Yesterday I wrote that the new digital 4K version of Lawrence of Arabia that I saw in Cannes last May “looked as beautiful as ever, but it didn’t look as sharp and precise as I wanted it to look. The lenses and cameras used by dp Freddie Young in 1961 and ’62 couldn’t deliver the clarity and detail that you can see in films shot with the digital Red camera.”
Which is true, but I saw the digitally restored version again at the Academy last night, and for whatever reason it looked slightly but significantly better than it did in Cannes. It was like like perfect 70mm candy. What I saw made me feel high, in a sense. It’s never looked more luscious.
A special huzzah for Sony”s Grover Crisp, who’s been working on the digital Lawrence upgrade for two years. I was shocked to realize that Crisp’s name doesn’t appear in the restoration credits at the end along with Robert Harris‘s and all the others. “Grover, your name isn’t in the credits…why?,” I asked him in the upstairs lobby. Crisp said he’s not big on taking credit and that seeing how well the film has turned out is satisfying enough. What a guy.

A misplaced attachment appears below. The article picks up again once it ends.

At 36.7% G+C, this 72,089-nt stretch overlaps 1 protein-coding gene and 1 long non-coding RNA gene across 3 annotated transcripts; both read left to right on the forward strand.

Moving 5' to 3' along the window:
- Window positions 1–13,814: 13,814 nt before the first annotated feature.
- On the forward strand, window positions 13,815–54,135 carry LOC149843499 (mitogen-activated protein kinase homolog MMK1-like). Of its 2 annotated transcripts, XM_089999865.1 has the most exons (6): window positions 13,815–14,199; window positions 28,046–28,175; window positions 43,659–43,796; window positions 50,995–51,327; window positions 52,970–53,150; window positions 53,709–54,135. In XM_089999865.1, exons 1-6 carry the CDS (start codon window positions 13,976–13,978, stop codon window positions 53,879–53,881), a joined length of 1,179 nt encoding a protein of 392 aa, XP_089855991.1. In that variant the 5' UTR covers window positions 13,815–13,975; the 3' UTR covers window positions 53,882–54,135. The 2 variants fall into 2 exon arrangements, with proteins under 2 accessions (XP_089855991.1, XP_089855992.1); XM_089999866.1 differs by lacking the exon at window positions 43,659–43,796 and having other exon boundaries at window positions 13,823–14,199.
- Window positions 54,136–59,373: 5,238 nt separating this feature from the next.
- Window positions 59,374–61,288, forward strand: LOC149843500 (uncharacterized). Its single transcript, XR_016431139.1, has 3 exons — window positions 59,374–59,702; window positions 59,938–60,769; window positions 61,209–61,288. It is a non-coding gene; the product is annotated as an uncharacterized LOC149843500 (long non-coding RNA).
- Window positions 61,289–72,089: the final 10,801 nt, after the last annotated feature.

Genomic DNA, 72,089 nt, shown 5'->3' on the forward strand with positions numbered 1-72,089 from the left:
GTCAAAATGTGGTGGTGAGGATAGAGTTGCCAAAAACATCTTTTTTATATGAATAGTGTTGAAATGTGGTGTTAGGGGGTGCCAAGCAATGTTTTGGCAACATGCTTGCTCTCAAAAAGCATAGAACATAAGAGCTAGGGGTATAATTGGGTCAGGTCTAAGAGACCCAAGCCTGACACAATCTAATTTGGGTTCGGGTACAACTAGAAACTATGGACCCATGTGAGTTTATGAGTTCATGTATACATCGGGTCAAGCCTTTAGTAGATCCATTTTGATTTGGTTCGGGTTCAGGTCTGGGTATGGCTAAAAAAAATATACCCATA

Before the screening I was told that the famous “lost” balcony scene between Jack Hawkins and Peter O’Toole — the one that begins right after Hawkins notices the blood streaks leaking through Lawrence’s military jacket and then leads him outdoors and says “tell me what happened” — will probably be included as an extra on the Bluray.